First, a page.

Andy wants to cycle from Land's End to John o'Groats. Will he be able to eat enough to keep him going?
Could nanotechnology be used to see if an artery is blocked? Or is this just science fiction?
Many physical constants are only known to a certain accuracy. Explore the numerical error bounds in the mass of water and its constituents.
In which Olympic event does a human travel fastest? Decide which events to include in your Alternative Record Book.
Which countries have the most naturally athletic populations?
Which units would you choose best to fit these situations?
Work with numbers big and small to estimate and calculate various quantities in physical contexts.
When you change the units, do the numbers get bigger or smaller?
To investigate the relationship between the distance the ruler drops and the time taken, we need to do some mathematical modelling...
Use the computer to model an epidemic. Try out public health policies to control the spread of the epidemic, to minimise the number of sick days and deaths.
Get some practice using big and small numbers in chemistry.
Formulate and investigate a simple mathematical model for the design of a table mat.
Explore the relationship between resistance and temperature
Work with numbers big and small to estimate and calculate various quantities in biological contexts.
Explore the properties of perspective drawing.
Which dilutions can you make using only 10ml pipettes?
How much energy has gone into warming the planet?
Have you ever wondered what it would be like to race against Usain Bolt?
How would you design the tiering of seats in a stadium so that all spectators have a good view?
Make your own pinhole camera for safe observation of the sun, and find out how it works.
Examine these estimates. Do they sound about right?
Starting with two basic vector steps, which destinations can you reach on a vector walk?
Can you work out which processes are represented by the graphs?
Where should runners start the 200m race so that they have all run the same distance by the finish?
Imagine different shaped vessels being filled. Can you work out
what the graphs of the water level should look like?
Can you suggest a curve to fit some experimental data? Can you work out where the data might have come from?
In Fill Me Up we invited you to sketch graphs as vessels are filled with water. Can you work out the equations of the graphs?
Can you work out what this procedure is doing?
A problem about genetics and the transmission of disease.
Is it really greener to go on the bus, or to buy local?
How efficiently can you pack together disks?
How would you go about estimating populations of dolphins?
The triathlon is a physically gruelling challenge. Can you work out which athlete burnt the most calories?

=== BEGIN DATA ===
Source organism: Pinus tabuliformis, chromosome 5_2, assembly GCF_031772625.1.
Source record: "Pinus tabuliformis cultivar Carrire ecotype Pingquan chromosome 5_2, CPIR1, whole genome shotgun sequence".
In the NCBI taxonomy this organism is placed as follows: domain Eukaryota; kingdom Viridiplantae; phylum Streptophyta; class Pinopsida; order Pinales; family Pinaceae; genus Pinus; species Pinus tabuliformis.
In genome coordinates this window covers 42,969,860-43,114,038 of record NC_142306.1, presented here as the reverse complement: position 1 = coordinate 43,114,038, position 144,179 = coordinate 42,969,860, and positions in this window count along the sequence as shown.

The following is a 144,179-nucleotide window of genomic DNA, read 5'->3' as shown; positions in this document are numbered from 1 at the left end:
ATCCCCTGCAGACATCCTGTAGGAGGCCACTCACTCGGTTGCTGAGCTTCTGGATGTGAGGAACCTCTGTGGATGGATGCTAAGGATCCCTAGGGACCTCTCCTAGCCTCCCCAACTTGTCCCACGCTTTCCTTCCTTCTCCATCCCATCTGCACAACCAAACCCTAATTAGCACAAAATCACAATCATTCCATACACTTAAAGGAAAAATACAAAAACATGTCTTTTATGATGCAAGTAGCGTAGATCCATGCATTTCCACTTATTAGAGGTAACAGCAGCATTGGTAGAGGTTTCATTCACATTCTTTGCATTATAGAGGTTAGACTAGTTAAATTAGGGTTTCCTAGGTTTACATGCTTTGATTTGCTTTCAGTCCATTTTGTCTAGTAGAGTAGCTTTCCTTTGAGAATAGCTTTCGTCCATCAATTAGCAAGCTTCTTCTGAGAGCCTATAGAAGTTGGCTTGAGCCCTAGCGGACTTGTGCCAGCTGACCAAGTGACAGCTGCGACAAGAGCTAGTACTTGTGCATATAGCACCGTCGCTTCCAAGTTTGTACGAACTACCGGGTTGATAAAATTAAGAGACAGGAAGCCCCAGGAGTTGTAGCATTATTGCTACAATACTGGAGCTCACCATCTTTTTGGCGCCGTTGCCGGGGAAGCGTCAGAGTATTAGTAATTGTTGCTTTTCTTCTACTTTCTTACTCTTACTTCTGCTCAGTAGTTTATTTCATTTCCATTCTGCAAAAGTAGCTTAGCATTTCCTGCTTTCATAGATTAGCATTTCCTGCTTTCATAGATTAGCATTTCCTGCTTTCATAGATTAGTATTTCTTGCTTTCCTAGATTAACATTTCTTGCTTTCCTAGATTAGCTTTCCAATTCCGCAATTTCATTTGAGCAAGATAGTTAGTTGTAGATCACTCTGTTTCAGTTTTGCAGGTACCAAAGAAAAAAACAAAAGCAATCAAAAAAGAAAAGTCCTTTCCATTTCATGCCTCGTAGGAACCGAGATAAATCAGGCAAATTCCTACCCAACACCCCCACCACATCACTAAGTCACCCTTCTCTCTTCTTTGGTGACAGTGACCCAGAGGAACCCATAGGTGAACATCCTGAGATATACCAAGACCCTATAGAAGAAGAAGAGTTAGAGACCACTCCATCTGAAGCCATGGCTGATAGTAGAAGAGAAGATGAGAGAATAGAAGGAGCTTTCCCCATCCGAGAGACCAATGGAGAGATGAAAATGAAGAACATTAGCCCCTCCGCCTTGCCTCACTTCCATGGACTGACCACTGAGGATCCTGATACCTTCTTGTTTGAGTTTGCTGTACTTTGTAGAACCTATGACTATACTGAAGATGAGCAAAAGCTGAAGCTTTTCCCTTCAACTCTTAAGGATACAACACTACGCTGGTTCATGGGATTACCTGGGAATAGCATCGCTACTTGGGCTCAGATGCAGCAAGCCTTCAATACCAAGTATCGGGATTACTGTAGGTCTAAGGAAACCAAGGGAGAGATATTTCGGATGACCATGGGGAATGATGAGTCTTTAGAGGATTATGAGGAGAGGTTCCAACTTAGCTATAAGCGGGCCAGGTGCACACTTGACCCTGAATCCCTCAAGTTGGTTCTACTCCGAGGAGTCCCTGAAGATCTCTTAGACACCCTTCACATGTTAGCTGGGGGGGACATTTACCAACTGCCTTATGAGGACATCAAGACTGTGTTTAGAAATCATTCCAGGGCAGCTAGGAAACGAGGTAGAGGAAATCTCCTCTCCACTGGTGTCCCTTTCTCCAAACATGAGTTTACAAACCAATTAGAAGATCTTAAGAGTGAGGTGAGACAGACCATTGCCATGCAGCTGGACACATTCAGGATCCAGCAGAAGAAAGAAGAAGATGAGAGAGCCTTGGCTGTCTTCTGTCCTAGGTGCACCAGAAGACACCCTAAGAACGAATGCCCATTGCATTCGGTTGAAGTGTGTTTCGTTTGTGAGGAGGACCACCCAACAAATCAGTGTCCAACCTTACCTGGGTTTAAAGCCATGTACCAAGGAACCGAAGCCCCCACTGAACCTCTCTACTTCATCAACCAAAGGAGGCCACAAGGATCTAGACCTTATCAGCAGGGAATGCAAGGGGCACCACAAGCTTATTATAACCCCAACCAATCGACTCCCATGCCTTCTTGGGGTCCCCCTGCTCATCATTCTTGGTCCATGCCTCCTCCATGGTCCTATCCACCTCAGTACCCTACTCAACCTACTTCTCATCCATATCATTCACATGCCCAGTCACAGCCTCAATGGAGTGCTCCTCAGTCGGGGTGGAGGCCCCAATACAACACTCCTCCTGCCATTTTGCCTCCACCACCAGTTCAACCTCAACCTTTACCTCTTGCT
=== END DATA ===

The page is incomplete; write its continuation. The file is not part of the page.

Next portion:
Are these estimates of physical quantities accurate?
Work with numbers big and small to estimate and calulate various quantities in biological contexts.
This problem explores the biology behind Rudolph's glowing red nose.
Analyse these beautiful biological images and attempt to rank them in size order.
Use your skill and knowledge to place various scientific lengths in order of size. Can you judge the length of objects with sizes ranging from 1 Angstrom to 1 million km with no wrong attempts?
Practice your skills of measurement and estimation using this interactive measurement tool based around fascinating images from biology.
10 graphs of experimental data are given. Can you use a spreadsheet to find algebraic graphs which match them closely, and thus discover the formulae most likely to govern the underlying processes?
Estimate these curious quantities sufficiently accurately that you can rank them in order of size
Various solids are lowered into a beaker of water. How does the
water level rise in each case?
Work out the numerical values for these physical quantities.
Can you draw the height-time chart as this complicated vessel fills
Does weight confer an advantage to shot putters?
Learn about the link between logical arguments and electronic circuits. Investigate the logical connectives by making and testing your own circuits and fill in the blanks in truth tables to record. . . .
Water freezes at 0°Celsius (32°Fahrenheit) and boils at 100°C (212°Fahrenheit). Is there a temperature at which Celsius and Fahrenheit readings are the same?
How do you write a computer program that creates the illusion of stretching elastic bands between pegs of a Geoboard? The answer contains some surprising mathematics.
Investigate circuits and record your findings in this simple introduction to truth tables and logic.
What shapes should Elly cut out to make a witch's hat? How can she make a taller hat?